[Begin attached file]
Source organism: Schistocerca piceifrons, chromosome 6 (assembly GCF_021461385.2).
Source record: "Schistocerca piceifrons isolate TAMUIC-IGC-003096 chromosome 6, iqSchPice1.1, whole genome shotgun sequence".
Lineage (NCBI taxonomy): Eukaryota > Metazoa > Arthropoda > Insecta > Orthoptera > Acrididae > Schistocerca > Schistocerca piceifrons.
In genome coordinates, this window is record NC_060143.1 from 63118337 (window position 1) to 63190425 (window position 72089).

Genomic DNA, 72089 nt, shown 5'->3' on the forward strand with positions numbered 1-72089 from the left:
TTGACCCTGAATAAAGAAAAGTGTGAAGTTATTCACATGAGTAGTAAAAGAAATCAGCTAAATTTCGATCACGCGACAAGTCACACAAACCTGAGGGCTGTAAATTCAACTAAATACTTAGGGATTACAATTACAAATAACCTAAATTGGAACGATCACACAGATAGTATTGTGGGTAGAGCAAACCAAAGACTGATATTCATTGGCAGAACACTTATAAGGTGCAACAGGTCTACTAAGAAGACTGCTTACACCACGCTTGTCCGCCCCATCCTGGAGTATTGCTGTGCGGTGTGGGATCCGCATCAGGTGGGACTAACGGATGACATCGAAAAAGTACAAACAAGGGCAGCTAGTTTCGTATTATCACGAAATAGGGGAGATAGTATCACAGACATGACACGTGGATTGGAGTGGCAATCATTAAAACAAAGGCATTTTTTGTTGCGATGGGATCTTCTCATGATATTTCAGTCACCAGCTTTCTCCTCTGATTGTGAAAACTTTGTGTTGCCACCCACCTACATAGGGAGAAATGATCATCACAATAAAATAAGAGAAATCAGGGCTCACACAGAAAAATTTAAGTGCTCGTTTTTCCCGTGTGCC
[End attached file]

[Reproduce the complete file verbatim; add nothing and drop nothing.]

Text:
Source organism: Schistocerca piceifrons, chromosome 6 (assembly GCF_021461385.2).
Source record: "Schistocerca piceifrons isolate TAMUIC-IGC-003096 chromosome 6, iqSchPice1.1, whole genome shotgun sequence".
Lineage (NCBI taxonomy): Eukaryota > Metazoa > Arthropoda > Insecta > Orthoptera > Acrididae > Schistocerca > Schistocerca piceifrons.
In genome coordinates, this window is record NC_060143.1 from 63118337 (window position 1) to 63190425 (window position 72089).

Genomic DNA, 72089 nt, shown 5'->3' on the forward strand with positions numbered 1-72089 from the left:
TTGACCCTGAATAAAGAAAAGTGTGAAGTTATTCACATGAGTAGTAAAAGAAATCAGCTAAATTTCGATCACGCGACAAGTCACACAAACCTGAGGGCTGTAAATTCAACTAAATACTTAGGGATTACAATTACAAATAACCTAAATTGGAACGATCACACAGATAGTATTGTGGGTAGAGCAAACCAAAGACTGATATTCATTGGCAGAACACTTATAAGGTGCAACAGGTCTACTAAGAAGACTGCTTACACCACGCTTGTCCGCCCCATCCTGGAGTATTGCTGTGCGGTGTGGGATCCGCATCAGGTGGGACTAACGGATGACATCGAAAAAGTACAAACAAGGGCAGCTAGTTTCGTATTATCACGAAATAGGGGAGATAGTATCACAGACATGACACGTGGATTGGAGTGGCAATCATTAAAACAAAGGCATTTTTTGTTGCGATGGGATCTTCTCATGATATTTCAGTCACCAGCTTTCTCCTCTGATTGTGAAAACTTTGTGTTGCCACCCACCTACATAGGGAGAAATGATCATCACAATAAAATAAGAGAAATCAGGGCTCACACAGAAAAATTTAAGTGCTCGTTTTTCCCGTGTGCC